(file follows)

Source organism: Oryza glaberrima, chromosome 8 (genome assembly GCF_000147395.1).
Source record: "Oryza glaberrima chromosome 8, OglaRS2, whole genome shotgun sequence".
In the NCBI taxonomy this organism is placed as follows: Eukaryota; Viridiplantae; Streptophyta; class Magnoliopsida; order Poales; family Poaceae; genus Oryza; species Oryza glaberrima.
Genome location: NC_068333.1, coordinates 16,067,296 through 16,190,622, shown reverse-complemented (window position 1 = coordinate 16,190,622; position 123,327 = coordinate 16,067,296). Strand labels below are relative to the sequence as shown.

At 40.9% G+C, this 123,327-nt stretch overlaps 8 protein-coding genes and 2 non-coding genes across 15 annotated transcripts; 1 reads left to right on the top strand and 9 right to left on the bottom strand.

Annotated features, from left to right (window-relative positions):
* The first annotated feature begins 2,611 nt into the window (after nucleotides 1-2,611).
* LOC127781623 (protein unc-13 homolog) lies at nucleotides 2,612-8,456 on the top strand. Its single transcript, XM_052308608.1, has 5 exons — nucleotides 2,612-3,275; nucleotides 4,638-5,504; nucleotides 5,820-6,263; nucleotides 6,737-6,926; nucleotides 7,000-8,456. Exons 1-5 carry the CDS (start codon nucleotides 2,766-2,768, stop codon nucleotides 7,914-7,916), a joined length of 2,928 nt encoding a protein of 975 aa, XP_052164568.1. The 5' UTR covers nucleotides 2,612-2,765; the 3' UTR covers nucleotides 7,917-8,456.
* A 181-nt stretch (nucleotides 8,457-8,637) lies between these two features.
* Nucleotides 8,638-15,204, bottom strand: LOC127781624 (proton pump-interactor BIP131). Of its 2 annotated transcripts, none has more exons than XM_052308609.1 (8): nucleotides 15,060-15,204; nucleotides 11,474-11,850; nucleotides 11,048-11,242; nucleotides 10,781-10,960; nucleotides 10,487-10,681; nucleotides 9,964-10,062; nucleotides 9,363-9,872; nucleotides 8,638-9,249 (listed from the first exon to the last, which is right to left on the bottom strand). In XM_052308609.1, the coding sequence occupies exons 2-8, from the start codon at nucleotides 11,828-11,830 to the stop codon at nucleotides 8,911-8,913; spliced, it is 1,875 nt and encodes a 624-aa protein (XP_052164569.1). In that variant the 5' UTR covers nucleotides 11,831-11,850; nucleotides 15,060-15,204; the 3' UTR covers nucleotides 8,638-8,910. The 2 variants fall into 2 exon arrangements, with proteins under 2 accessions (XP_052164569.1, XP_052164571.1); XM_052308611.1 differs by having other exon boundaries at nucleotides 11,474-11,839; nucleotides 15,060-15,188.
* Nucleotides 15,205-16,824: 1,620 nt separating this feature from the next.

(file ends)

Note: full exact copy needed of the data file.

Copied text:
Source organism: Oryza glaberrima, chromosome 8 (genome assembly GCF_000147395.1).
Source record: "Oryza glaberrima chromosome 8, OglaRS2, whole genome shotgun sequence".
In the NCBI taxonomy this organism is placed as follows: Eukaryota; Viridiplantae; Streptophyta; class Magnoliopsida; order Poales; family Poaceae; genus Oryza; species Oryza glaberrima.
Genome location: NC_068333.1, coordinates 16,067,296 through 16,190,622, shown reverse-complemented (window position 1 = coordinate 16,190,622; position 123,327 = coordinate 16,067,296). Strand labels below are relative to the sequence as shown.

At 40.9% G+C, this 123,327-nt stretch overlaps 8 protein-coding genes and 2 non-coding genes across 15 annotated transcripts; 1 reads left to right on the top strand and 9 right to left on the bottom strand.

Annotated features, from left to right (window-relative positions):
* The first annotated feature begins 2,611 nt into the window (after nucleotides 1-2,611).
* LOC127781623 (protein unc-13 homolog) lies at nucleotides 2,612-8,456 on the top strand. Its single transcript, XM_052308608.1, has 5 exons — nucleotides 2,612-3,275; nucleotides 4,638-5,504; nucleotides 5,820-6,263; nucleotides 6,737-6,926; nucleotides 7,000-8,456. Exons 1-5 carry the CDS (start codon nucleotides 2,766-2,768, stop codon nucleotides 7,914-7,916), a joined length of 2,928 nt encoding a protein of 975 aa, XP_052164568.1. The 5' UTR covers nucleotides 2,612-2,765; the 3' UTR covers nucleotides 7,917-8,456.
* A 181-nt stretch (nucleotides 8,457-8,637) lies between these two features.
* Nucleotides 8,638-15,204, bottom strand: LOC127781624 (proton pump-interactor BIP131). Of its 2 annotated transcripts, none has more exons than XM_052308609.1 (8): nucleotides 15,060-15,204; nucleotides 11,474-11,850; nucleotides 11,048-11,242; nucleotides 10,781-10,960; nucleotides 10,487-10,681; nucleotides 9,964-10,062; nucleotides 9,363-9,872; nucleotides 8,638-9,249 (listed from the first exon to the last, which is right to left on the bottom strand). In XM_052308609.1, the coding sequence occupies exons 2-8, from the start codon at nucleotides 11,828-11,830 to the stop codon at nucleotides 8,911-8,913; spliced, it is 1,875 nt and encodes a 624-aa protein (XP_052164569.1). In that variant the 5' UTR covers nucleotides 11,831-11,850; nucleotides 15,060-15,204; the 3' UTR covers nucleotides 8,638-8,910. The 2 variants fall into 2 exon arrangements, with proteins under 2 accessions (XP_052164569.1, XP_052164571.1); XM_052308611.1 differs by having other exon boundaries at nucleotides 11,474-11,839; nucleotides 15,060-15,188.
* Nucleotides 15,205-16,824: 1,620 nt separating this feature from the next.